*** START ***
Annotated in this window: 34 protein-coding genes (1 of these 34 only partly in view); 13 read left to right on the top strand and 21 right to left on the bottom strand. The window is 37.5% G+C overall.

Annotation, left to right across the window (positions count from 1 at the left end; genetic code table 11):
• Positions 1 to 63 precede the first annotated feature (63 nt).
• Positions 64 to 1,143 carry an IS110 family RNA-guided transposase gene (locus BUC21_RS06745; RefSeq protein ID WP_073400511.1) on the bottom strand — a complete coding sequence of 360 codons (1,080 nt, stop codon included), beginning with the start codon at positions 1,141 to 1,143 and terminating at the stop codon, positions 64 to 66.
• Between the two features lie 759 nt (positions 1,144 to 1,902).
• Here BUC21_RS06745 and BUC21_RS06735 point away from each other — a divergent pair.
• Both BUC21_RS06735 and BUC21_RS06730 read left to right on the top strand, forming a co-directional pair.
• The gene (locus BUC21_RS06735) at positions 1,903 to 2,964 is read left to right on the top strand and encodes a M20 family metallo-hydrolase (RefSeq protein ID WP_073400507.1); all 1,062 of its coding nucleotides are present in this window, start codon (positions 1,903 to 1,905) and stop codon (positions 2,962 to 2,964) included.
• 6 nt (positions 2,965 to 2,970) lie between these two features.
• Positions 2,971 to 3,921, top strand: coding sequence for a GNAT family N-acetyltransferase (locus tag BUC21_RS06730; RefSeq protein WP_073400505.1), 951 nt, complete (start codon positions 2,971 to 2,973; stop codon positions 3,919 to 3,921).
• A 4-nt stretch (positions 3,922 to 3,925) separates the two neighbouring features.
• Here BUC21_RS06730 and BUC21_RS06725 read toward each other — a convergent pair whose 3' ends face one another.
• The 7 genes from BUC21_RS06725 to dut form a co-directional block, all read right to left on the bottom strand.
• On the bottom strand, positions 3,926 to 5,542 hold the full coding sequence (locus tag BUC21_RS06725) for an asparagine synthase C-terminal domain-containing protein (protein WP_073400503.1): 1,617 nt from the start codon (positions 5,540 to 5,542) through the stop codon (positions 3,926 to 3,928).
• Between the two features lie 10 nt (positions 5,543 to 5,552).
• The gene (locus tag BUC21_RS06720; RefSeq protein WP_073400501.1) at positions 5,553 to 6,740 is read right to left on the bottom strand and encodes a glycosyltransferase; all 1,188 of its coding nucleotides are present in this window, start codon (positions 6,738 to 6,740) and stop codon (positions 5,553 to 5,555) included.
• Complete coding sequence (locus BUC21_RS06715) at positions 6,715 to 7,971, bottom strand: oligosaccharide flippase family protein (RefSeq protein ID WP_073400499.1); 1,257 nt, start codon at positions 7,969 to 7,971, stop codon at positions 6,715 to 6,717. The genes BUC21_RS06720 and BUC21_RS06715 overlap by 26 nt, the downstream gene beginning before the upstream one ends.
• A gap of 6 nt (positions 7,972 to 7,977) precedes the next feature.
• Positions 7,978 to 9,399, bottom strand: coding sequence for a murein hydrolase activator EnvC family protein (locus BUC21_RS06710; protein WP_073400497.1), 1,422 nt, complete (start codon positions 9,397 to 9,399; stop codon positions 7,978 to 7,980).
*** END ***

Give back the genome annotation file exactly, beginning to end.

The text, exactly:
Annotated in this window: 34 protein-coding genes (1 of these 34 only partly in view); 13 read left to right on the top strand and 21 right to left on the bottom strand. The window is 37.5% G+C overall.

Annotation, left to right across the window (positions count from 1 at the left end; genetic code table 11):
• Positions 1 to 63 precede the first annotated feature (63 nt).
• Positions 64 to 1,143 carry an IS110 family RNA-guided transposase gene (locus BUC21_RS06745; RefSeq protein ID WP_073400511.1) on the bottom strand — a complete coding sequence of 360 codons (1,080 nt, stop codon included), beginning with the start codon at positions 1,141 to 1,143 and terminating at the stop codon, positions 64 to 66.
• Between the two features lie 759 nt (positions 1,144 to 1,902).
• Here BUC21_RS06745 and BUC21_RS06735 point away from each other — a divergent pair.
• Both BUC21_RS06735 and BUC21_RS06730 read left to right on the top strand, forming a co-directional pair.
• The gene (locus BUC21_RS06735) at positions 1,903 to 2,964 is read left to right on the top strand and encodes a M20 family metallo-hydrolase (RefSeq protein ID WP_073400507.1); all 1,062 of its coding nucleotides are present in this window, start codon (positions 1,903 to 1,905) and stop codon (positions 2,962 to 2,964) included.
• 6 nt (positions 2,965 to 2,970) lie between these two features.
• Positions 2,971 to 3,921, top strand: coding sequence for a GNAT family N-acetyltransferase (locus tag BUC21_RS06730; RefSeq protein WP_073400505.1), 951 nt, complete (start codon positions 2,971 to 2,973; stop codon positions 3,919 to 3,921).
• A 4-nt stretch (positions 3,922 to 3,925) separates the two neighbouring features.
• Here BUC21_RS06730 and BUC21_RS06725 read toward each other — a convergent pair whose 3' ends face one another.
• The 7 genes from BUC21_RS06725 to dut form a co-directional block, all read right to left on the bottom strand.
• On the bottom strand, positions 3,926 to 5,542 hold the full coding sequence (locus tag BUC21_RS06725) for an asparagine synthase C-terminal domain-containing protein (protein WP_073400503.1): 1,617 nt from the start codon (positions 5,540 to 5,542) through the stop codon (positions 3,926 to 3,928).
• Between the two features lie 10 nt (positions 5,543 to 5,552).
• The gene (locus tag BUC21_RS06720; RefSeq protein WP_073400501.1) at positions 5,553 to 6,740 is read right to left on the bottom strand and encodes a glycosyltransferase; all 1,188 of its coding nucleotides are present in this window, start codon (positions 6,738 to 6,740) and stop codon (positions 5,553 to 5,555) included.
• Complete coding sequence (locus BUC21_RS06715) at positions 6,715 to 7,971, bottom strand: oligosaccharide flippase family protein (RefSeq protein ID WP_073400499.1); 1,257 nt, start codon at positions 7,969 to 7,971, stop codon at positions 6,715 to 6,717. The genes BUC21_RS06720 and BUC21_RS06715 overlap by 26 nt, the downstream gene beginning before the upstream one ends.
• A gap of 6 nt (positions 7,972 to 7,977) precedes the next feature.
• Positions 7,978 to 9,399, bottom strand: coding sequence for a murein hydrolase activator EnvC family protein (locus BUC21_RS06710; protein WP_073400497.1), 1,422 nt, complete (start codon positions 9,397 to 9,399; stop codon positions 7,978 to 7,980).